What did you want to be when you were young?
When I was little, I wanted to be a vet. I loved animals and I was fascinated by all kinds of living things. Because of this I was always bringing home (against the wishes of my parents) things like stick insects, giant African snails and even (in collaboration with my sister) rats. Now, I have an agama lizard called Teodor as a pet, and he provides me with lots of psychological support when I’m studying.
Why did you choose molecular biology and genetics?
My first contact with molecular biology took place thanks to my SOČ. My project, which I undertook at the Faculty of Science MU, dealt with the detection of borrelia in ticks using molecular biology methods. Even then, I enjoyed it a lot. I was especially fascinated by the principles behind the methods I used in the laboratory. I have always wondered what happens at the cell or cell system level, and about the complex cascade of events and interactions between different molecules that is responsible for the completely normal processes of living organisms. Also, a career in science had begun to attract me at that time, particularly as the industry is still evolving and molecular biology methods are now being used to address a wide range of research topics.
What led you to choose the Faculty of Science in Brno?
To be honest, the fact that I come from Brno played a big role. Also, I didn’t want to stop all the activities that I had been doing in high school, such as leading a scout group and drama. A decisive factor for me was the faculty’s great research activity in the fields I applied for, and the faculty’s cooperation with other research centres.
Would you choose our faculty again?
How do you like the environment where you study?
Once you get a bit more oriented and stop getting lost between the endless corridors on the campus, it’s nice. During the semester, the Na Lávce café became the centre of my social life and most of the usual shopping can be done in the Campus Square shopping centre. In addition, there are the state-of-the-art laboratories, a library and CEITEC. What else could you wish for?
Which subject has impressed you most and why?
I must say that I usually enjoy the optional subjects most as these often discuss narrower issues in a little more depth. I have also found molecular biotechnology, working with human aDNA (which included an absolutely amazing practical lecture) and structural biology really interesting and beneficial.
What possibilities are there for involving students in practical research?
The Bachelor’s course is purely theoretical in my field, so if a student wants to get into the laboratory (which I would definitely recommend) they need to show some active interest. Usually, students start attending one of the research laboratories in the second or third year of the Bachelor's degree. My practical sessions in the laboratory (in my case, in the laboratory of DNA-protein interactions at CEITEC) has given me a lot and has definitely been worth it. Usually, it is enough to write an email to the laboratories that interest you and, if they have space for a Bachelor’s student, it is usually not a problem to get involved.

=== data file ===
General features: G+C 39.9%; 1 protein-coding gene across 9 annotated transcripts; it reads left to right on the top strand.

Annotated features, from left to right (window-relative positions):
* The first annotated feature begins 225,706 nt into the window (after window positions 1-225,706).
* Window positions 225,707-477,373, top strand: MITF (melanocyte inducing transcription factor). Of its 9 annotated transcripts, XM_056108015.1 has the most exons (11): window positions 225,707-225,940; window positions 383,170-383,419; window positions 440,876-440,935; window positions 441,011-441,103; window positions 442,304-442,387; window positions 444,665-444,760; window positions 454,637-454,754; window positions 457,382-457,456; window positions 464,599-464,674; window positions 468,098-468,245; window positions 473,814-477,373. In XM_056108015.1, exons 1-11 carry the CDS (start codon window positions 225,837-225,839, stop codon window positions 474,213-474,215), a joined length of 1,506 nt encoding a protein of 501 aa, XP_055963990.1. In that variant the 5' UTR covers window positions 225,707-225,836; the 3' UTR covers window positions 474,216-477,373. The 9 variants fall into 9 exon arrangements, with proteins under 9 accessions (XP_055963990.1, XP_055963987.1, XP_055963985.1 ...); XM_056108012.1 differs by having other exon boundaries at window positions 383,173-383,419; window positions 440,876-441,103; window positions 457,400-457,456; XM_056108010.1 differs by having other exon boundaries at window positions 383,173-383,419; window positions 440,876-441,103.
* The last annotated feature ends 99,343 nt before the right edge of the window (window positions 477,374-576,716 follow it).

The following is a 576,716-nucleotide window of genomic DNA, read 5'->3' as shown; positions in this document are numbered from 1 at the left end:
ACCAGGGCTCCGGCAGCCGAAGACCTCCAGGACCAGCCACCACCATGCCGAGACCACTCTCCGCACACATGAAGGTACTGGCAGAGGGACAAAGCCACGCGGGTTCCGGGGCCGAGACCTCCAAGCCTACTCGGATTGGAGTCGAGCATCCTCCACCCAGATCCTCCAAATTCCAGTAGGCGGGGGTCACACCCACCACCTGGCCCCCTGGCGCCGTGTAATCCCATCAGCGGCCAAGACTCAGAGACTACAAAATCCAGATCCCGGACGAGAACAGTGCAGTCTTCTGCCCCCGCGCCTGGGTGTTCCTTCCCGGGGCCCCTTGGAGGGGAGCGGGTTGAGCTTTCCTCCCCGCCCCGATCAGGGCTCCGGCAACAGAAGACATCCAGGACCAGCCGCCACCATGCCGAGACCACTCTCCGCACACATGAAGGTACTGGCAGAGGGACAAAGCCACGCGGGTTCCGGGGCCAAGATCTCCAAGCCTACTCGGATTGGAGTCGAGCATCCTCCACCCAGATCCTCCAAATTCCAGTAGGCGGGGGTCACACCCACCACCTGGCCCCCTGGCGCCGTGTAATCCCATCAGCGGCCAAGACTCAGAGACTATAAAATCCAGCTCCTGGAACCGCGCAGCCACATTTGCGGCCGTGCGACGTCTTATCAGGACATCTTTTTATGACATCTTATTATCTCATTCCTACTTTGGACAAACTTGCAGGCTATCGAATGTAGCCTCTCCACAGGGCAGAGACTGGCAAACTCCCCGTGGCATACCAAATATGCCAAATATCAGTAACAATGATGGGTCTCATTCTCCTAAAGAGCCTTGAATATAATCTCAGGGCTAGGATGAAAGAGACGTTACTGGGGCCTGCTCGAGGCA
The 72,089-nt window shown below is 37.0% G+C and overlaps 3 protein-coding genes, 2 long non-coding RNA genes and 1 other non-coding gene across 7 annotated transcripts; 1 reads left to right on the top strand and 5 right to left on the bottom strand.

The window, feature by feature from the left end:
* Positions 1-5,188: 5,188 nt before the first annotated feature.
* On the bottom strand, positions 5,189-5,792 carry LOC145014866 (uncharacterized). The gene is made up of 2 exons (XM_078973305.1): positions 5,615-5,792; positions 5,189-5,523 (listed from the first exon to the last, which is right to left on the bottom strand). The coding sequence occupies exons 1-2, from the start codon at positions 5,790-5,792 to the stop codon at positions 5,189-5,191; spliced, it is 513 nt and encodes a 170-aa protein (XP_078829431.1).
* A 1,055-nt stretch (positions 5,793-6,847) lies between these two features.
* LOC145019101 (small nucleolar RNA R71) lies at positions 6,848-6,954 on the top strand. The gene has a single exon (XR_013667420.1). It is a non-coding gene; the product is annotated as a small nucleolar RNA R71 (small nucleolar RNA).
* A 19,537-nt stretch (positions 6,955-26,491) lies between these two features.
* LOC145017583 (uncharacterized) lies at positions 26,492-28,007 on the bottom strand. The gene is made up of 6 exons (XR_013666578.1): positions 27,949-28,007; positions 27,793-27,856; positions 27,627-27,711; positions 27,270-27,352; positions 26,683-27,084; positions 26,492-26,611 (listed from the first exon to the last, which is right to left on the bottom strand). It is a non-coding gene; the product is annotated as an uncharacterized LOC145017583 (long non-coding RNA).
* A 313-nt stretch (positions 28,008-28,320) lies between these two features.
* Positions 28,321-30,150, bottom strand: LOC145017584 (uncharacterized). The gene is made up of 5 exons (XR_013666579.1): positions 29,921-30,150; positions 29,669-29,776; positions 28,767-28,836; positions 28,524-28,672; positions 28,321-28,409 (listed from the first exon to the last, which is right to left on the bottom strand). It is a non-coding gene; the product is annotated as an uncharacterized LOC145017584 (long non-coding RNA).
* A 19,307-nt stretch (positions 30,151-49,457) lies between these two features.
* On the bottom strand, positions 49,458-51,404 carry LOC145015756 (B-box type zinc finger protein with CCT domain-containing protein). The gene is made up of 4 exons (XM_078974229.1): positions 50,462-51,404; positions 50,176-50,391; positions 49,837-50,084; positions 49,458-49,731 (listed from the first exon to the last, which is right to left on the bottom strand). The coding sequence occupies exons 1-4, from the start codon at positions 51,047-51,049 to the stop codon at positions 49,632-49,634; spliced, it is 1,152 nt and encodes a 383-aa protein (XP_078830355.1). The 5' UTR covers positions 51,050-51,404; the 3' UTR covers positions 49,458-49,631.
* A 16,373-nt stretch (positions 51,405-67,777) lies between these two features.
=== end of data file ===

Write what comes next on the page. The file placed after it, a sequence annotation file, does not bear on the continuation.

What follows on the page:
Have you taken the opportunity to study or work abroad?
Not yet, but maybe I would like to in the future.
How did you get into Generation Mendel?
I had known Bara and Standa (who came up with the idea of participating in iGEM) for some time and they mentioned the possibility of participating in the competition during lunch one day. I was certainly intrigued then, but at the same time I was a little scared. In the end, however, I decided to go for it and I definitely do not regret it.
What have you gained from your participation in Generation Mendel?
Thanks to Generation Mendel, I finally managed to establish closer friendships with other students from the faculty. When you spend long days together in the lab or in meetings, you quickly make friends, friends you can count on. Thanks to participating in iGEM, I learned what you need to think about when planning a smaller research project, which is an absolutely priceless experience. We had to make decisions in the lab and no one held our hand, which certainly taught us all a lot. I am definitely able to work much more independently than before. But most of all, Generation Mendel gave me a lot of experiences with an absolutely amazing group of people.
What are your plans for the future?
This year, we are planning to participate in iGEM again, and to gain more experience. Of course, I would like to finish my Master’s degree next year. Sometimes, I play with the idea of extending my studies and going on an Erasmus exchange, but in the current situation I don’t know if it’s reasonable to plan something like that. I would then like to continue my Doctoral studies, either here in Brno at CEITEC or maybe somewhere abroad.